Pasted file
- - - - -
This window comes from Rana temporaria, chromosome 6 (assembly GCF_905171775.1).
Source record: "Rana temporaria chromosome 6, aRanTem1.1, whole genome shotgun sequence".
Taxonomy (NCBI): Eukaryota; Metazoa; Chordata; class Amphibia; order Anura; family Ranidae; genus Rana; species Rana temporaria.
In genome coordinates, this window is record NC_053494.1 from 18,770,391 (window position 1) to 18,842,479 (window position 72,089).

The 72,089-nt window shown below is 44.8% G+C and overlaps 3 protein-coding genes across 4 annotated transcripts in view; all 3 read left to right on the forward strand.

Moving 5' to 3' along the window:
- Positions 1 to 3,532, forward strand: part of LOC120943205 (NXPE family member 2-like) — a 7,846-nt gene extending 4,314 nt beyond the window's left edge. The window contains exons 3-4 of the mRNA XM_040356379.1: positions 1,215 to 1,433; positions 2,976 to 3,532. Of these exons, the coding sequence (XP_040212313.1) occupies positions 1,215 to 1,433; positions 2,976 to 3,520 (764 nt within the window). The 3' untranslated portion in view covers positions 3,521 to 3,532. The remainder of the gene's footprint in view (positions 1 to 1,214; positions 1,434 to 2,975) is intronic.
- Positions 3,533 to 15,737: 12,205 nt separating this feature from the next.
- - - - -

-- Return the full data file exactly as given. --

This window comes from Rana temporaria, chromosome 6 (assembly GCF_905171775.1).
Source record: "Rana temporaria chromosome 6, aRanTem1.1, whole genome shotgun sequence".
Taxonomy (NCBI): Eukaryota; Metazoa; Chordata; class Amphibia; order Anura; family Ranidae; genus Rana; species Rana temporaria.
In genome coordinates, this window is record NC_053494.1 from 18,770,391 (window position 1) to 18,842,479 (window position 72,089).

The 72,089-nt window shown below is 44.8% G+C and overlaps 3 protein-coding genes across 4 annotated transcripts in view; all 3 read left to right on the forward strand.

Moving 5' to 3' along the window:
- Positions 1 to 3,532, forward strand: part of LOC120943205 (NXPE family member 2-like) — a 7,846-nt gene extending 4,314 nt beyond the window's left edge. The window contains exons 3-4 of the mRNA XM_040356379.1: positions 1,215 to 1,433; positions 2,976 to 3,532. Of these exons, the coding sequence (XP_040212313.1) occupies positions 1,215 to 1,433; positions 2,976 to 3,520 (764 nt within the window). The 3' untranslated portion in view covers positions 3,521 to 3,532. The remainder of the gene's footprint in view (positions 1 to 1,214; positions 1,434 to 2,975) is intronic.
- Positions 3,533 to 15,737: 12,205 nt separating this feature from the next.